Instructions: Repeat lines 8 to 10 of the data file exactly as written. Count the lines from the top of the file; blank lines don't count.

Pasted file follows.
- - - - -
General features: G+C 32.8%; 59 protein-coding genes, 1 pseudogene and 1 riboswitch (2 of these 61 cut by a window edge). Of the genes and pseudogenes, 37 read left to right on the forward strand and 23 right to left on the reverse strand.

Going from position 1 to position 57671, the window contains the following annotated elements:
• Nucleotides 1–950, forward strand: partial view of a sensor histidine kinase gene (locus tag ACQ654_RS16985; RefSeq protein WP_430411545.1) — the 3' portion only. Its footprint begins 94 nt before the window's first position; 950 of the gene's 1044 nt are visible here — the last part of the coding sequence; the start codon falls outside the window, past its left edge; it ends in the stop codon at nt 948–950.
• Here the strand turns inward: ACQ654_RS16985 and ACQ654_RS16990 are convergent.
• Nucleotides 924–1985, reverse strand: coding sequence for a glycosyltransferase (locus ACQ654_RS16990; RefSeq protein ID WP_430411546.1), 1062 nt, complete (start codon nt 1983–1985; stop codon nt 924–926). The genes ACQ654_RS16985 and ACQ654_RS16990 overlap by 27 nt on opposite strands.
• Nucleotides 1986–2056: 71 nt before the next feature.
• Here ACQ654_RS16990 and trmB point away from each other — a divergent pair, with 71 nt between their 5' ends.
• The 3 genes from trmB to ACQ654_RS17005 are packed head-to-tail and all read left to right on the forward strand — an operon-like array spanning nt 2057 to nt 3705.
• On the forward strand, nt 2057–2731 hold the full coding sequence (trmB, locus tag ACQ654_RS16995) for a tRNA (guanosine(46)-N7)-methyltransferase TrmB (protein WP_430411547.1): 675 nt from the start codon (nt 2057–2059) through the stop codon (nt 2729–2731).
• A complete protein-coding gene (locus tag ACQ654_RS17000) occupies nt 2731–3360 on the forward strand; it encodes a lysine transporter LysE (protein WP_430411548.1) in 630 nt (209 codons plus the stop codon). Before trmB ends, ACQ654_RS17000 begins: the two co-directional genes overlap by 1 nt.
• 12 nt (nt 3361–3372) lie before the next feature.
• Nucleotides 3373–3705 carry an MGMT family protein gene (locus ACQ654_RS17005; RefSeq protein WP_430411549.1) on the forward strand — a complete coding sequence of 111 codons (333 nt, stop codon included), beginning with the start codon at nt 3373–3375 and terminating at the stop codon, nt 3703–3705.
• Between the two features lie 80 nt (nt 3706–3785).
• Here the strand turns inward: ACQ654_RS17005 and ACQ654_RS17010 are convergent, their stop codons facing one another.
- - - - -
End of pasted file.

• The 3 genes from trmB to ACQ654_RS17005 are packed head-to-tail and all read left to right on the forward strand — an operon-like array spanning nt 2057 to nt 3705.
• On the forward strand, nt 2057–2731 hold the full coding sequence (trmB, locus tag ACQ654_RS16995) for a tRNA (guanosine(46)-N7)-methyltransferase TrmB (protein WP_430411547.1): 675 nt from the start codon (nt 2057–2059) through the stop codon (nt 2729–2731).
• A complete protein-coding gene (locus tag ACQ654_RS17000) occupies nt 2731–3360 on the forward strand; it encodes a lysine transporter LysE (protein WP_430411548.1) in 630 nt (209 codons plus the stop codon). Before trmB ends, ACQ654_RS17000 begins: the two co-directional genes overlap by 1 nt.